Another popular angle-drive model, the Model 719 interurban coach, was Austin's first complete design for Yellow's most popular customer, Greyhound. Built in 1935, the X-1 was one of three pilot models (X-1, X-2, X-3) constructed by Yellow Coach prior to final approval of the production Model 719 by Greyhound. With its transverse pusher engine, flat fascia, high passenger level and underfloor luggage compartments, the 719 ‘Super Coach’ is considered by many to be the first truly modern interstate coach and its basic layout continues to be used today, three quarters of a century later. First delivered in 1936, the Model 719 was joined by a lightly modified version, the 743 in 1937, and continued to be manufactured until 1939, when it was replaced by the PD- 371 / PDG-371 Silversides.
By 1934 the smaller Model U and W coaches were superseded by front-engine forward-control buses (and trolley-coaches) that were given the new 700 series (709-716) numeric designations. The alphabetically christened Model V and Z coaches were discontinued after 1936.
Despite GM's involvement in its finances, Greyhound found itself $140,000 in debt by the end of 1932. The firm's fortunes turned around coincident with their appointment as the official transportation company of the 1933/34 World's Fair, which was held in Chicago, which also happened to be the home of Greyhound's corporate headquarters.
The 1933-1934 World's Fair was dubbed "A Century of Progress" in honor of Chicago's 100th anniversary and General Motors hired Albert Kahn to design their pavilion, whose magnificent architecture and integral working assembly line made it the fair's largest attraction.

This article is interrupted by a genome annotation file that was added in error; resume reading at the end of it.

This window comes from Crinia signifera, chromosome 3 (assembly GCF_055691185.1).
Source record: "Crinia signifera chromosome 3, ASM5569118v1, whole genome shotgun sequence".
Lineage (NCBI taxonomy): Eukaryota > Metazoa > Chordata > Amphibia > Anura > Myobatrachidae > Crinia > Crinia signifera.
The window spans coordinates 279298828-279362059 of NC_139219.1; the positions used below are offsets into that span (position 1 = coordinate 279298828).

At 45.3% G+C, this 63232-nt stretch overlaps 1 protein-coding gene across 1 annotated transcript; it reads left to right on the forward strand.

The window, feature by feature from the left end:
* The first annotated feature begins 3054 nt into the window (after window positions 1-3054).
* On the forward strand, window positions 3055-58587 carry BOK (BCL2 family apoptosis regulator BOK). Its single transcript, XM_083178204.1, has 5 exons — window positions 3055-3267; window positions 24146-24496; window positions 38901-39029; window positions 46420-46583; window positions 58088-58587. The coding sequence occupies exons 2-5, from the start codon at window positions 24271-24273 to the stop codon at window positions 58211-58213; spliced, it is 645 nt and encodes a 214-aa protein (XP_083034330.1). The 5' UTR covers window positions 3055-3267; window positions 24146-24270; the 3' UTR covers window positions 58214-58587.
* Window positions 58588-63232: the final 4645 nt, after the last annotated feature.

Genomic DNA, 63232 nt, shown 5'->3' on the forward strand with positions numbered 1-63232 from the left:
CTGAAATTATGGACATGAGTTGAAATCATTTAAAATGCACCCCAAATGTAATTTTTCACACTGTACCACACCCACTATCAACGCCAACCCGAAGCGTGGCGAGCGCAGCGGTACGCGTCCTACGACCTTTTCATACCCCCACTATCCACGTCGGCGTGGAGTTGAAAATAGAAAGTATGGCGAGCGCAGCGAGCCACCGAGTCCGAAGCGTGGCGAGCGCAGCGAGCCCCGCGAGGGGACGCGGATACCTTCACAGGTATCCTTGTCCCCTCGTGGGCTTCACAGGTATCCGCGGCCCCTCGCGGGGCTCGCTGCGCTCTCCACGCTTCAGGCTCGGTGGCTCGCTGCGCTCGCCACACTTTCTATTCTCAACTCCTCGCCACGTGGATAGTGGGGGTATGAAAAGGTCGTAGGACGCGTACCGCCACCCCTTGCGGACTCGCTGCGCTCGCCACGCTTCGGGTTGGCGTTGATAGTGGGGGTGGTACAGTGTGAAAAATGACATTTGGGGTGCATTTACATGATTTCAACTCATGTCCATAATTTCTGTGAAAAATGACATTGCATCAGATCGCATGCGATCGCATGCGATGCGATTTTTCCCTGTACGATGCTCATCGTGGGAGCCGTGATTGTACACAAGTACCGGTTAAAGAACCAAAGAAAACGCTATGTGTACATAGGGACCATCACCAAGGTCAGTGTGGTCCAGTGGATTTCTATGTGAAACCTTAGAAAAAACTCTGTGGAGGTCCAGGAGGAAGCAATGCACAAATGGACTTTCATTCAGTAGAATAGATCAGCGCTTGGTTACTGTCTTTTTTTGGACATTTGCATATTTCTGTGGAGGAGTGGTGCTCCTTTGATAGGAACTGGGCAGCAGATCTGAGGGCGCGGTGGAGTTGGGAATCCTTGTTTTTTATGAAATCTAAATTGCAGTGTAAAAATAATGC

The 60 Intra-Mural buses built by Yellow Coach & Truck for the fair were the only form of motorized transport allowed on the grounds. Cast-iron Intra-Mural miniatures were produced in four sizes by the Arcade Toy Co. of Freeport, Illinois, for sale at the fair, and remain one of its most popular and valuable collectibles.
The aerodynamic cabs were mounted on a GMC T-26 chassis equipped with custom sheetmetal replacing the standard GMC grill, hood and fenders. The correspondingly-styled open-sided covered trailers were also constructed in the bus-building department of the firm's Pontiac, Michigan factory.
The 46-foot 5-inch long "Intra-Fair Auto-Liners", as they were officially referred to, provided seating for 50, with standing for another 50 provided they were all skinny.
The back of a Greyhound Intra-Mural Bus postcard states:
"Within the grounds of the Exposition, visitors are transported by a fleet of sixty semi-trailer type open buses, which accommodate 15,000 to 20,000 passengers per hour"
A large portion of Frank Capra's 1934 masterpiece, "It Happened One Night" took place inside a Miami to New York Atlantic Greyhound Lines coach, which further helped the firm to establish itself as the nation's premiere intercity bus service. The bus in the movie was a circa 1931 33-passenger Model Z-250 Yellow Parlor Coach powered by a six-cylinder Yellow-Knight Sleeve-Valve engine.
A return to profitability allowed Greyhound to purchase new coaches, which further helped Yellow Truck & Coach's dominance in the industry. Construction of the legendary Z-250 continued into 1937, albeit with partially streamlined coachwork and an occasional built-in rest room.
Between 1932 and 1939 most Yellow Coach model numbers were arrived at by listing a single digit indicating the series, followed by the chronological version of the series. The type indicated the number of seats. Therefore a Yellow Coach Model 718 Type 40 reveals that the particular coach is part of the 700 series, is the 18th entry in the series, and seats 40.